For Klein, and someone like myself, something like Uni HC is a a good and noble end. There you go, thats an end, now lets talk about how to get there. Libs have plenty of ends in mind, we just don’t talk about in the same abstruse philosophical manner that makes some others all warm and fuzzy.

  2. (rolls eyes to heaven) Lenin once said To accept anything on trust, to preclude critical application and development, is a grievous sin; and in order to apply and develop, “simple interpretation” is obviously not enough.

    Trouble was, Lenin was a man of ideas and his applications and developments came later. That’s the sovereign failure of Communism in a nutshell. But here Lenin said something important. The Left has always enjoyed the advantage of the facts. Though we’re always being accused of being pie-eyed idealists, the suffering of the world is beyond denial.

  3. That video is the most excruciatingly frustrating thing. It’s really an impressive feat to pull off coming across as both pedantic and stupid, but Klein pulls it off.

  4. Oh, and– they often just ignore the graphs, too, when they don’t favor their preconceptions. Absolutely perfect example: school reform. As a matter of pure empiricism, the school reform movement has been an outrageous failure. In fact it’s been one of the most outrageous failures in the history of American public policy. Yet Klein et al. show no interest at all in moving away from school reform. So I guess they aren’t just brains in a jar, after all.

  5. the left has to lucidly articulate a compelling set of moral principles if it’s to advance a viable political project. Discussions of principles can quickly become abstruse,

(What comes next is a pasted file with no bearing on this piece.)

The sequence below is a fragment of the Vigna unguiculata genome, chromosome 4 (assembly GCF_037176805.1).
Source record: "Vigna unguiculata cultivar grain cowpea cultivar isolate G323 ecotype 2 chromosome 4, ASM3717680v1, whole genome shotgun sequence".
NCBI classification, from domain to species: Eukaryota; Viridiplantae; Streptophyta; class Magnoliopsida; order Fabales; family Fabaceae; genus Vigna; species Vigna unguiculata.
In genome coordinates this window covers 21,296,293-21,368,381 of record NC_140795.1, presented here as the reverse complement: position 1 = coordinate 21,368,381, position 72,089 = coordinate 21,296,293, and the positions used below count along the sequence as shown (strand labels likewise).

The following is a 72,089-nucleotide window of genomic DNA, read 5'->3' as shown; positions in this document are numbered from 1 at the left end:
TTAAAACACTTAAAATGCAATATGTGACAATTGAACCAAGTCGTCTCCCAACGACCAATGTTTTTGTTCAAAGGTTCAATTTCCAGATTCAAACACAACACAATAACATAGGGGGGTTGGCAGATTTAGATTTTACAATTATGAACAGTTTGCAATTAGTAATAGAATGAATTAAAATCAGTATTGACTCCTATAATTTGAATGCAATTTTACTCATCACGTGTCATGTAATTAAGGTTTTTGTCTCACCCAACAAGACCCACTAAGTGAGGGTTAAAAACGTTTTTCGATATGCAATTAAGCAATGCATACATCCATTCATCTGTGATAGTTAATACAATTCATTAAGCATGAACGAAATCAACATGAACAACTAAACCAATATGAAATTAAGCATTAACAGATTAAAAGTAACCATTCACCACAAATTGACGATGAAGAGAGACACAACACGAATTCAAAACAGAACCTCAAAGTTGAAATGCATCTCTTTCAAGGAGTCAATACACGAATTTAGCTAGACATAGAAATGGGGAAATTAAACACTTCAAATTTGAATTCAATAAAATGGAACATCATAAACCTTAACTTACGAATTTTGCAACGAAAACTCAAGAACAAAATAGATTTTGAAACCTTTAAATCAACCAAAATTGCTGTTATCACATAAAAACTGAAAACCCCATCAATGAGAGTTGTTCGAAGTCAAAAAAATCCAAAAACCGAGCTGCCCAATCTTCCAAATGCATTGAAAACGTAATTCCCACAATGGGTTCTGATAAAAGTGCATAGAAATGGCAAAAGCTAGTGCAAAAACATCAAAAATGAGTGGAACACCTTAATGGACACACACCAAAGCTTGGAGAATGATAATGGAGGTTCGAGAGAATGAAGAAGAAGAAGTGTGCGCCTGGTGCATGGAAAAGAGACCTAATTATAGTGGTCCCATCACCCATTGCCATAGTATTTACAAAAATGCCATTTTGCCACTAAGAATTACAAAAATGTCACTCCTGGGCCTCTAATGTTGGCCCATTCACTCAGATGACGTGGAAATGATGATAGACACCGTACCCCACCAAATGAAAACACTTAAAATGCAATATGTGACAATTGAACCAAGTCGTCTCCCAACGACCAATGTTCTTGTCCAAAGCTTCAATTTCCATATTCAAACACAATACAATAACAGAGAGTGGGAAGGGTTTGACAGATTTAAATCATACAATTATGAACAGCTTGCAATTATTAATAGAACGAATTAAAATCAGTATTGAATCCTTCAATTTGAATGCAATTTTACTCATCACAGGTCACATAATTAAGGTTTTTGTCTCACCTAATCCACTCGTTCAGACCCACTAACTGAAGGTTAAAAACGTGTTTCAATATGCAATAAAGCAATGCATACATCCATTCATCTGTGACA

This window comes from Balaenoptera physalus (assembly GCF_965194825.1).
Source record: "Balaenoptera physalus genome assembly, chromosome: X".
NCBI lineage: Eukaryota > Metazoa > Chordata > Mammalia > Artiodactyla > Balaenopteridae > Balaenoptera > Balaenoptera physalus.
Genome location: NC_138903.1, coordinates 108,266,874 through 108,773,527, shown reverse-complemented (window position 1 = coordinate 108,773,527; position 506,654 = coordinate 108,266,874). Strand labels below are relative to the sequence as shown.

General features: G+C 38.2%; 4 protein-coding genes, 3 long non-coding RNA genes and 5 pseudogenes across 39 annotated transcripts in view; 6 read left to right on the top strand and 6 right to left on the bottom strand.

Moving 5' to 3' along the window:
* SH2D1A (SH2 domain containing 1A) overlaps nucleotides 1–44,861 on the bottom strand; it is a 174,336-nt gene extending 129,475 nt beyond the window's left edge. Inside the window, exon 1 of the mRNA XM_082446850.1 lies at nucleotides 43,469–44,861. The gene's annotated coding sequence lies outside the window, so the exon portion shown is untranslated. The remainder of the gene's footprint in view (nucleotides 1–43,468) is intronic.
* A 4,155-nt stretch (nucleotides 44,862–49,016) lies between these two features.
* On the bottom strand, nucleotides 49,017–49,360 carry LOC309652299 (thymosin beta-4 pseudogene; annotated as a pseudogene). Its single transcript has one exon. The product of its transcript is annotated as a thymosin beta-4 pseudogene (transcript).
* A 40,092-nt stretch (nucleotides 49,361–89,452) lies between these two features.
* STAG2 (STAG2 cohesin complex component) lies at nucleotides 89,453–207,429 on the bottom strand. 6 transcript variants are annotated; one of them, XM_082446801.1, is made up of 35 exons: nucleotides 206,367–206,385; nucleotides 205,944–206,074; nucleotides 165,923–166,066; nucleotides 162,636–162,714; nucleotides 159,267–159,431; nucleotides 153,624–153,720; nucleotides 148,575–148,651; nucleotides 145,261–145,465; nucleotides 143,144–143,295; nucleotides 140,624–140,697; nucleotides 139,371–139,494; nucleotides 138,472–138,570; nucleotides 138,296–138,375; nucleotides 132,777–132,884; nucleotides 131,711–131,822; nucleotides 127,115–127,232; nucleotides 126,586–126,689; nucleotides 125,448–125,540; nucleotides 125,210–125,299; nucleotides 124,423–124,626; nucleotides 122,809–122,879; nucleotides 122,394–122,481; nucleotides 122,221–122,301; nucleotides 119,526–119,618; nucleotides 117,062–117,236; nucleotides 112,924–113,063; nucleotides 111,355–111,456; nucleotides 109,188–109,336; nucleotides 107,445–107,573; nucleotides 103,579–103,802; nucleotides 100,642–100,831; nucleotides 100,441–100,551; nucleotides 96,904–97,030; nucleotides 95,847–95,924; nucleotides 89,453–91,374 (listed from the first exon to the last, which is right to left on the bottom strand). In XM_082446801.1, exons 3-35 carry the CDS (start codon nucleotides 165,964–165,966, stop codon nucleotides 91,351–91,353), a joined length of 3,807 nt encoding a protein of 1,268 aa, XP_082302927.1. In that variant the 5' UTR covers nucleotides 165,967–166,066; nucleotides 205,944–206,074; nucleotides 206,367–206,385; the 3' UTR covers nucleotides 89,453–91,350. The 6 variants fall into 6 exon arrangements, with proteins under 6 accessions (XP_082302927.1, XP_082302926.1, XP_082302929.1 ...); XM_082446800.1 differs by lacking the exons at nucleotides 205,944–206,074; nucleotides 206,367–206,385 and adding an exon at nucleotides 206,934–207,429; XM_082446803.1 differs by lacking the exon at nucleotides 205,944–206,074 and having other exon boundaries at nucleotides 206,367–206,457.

I realize I’m taking that quote out of context, but it’s just such a loaded bunch of hogwash; and the same descriptions could easily apply to Republicans or libertarians. Examples might include abstracts like ‘cutting taxes promotes growth’ (shown to be untrue by historical data) or the whole libertarian argument of getting rid of much of government without laying out paths of how one gets from here to there.

    • “Cutting taxes promotes growth” is an empirical claim that has to be assessed empirically. “We should pursue policies that promote growth” is a normative claim that has to be assessed theoretically. That’s entirely Shawn’s point.

      • Excellently put.

        A road map is a useful and necessary thing, but you still need a clear idea of where you want to go.

  6. Though of course I don’t agree with him (most of the time) (well, some of the time), you know who does this blend of wonkyness and politics well?

    Chris Hayes.

    (and he’s able to do it on TV too)

  7. Freddie’s reply to zic, above, cuts to the heart of it. For liberals of a technocratic persuasion, there are only empirical questions. Normative questions are best avoided, or their existence denied, and those who engage them earnestly must perforce be irrelevant or on the fringes. The technocratic vision of a wholly empirical approach to policymaking is the dream for the withering away of politics, of the need to contest, persuade, and engage in (self-) criticsm, of the strong and slow boring of hard boards.

    • I won’t dispute that, but to add to it:
      The weighting of normative propositions is absent; ie, balancing competing interests; eg, “We should institute policies which foster growth, up to Point X,” and “We should institute policies which foster economic stability up to Point Y,” where X and Y are at odds (or unclear).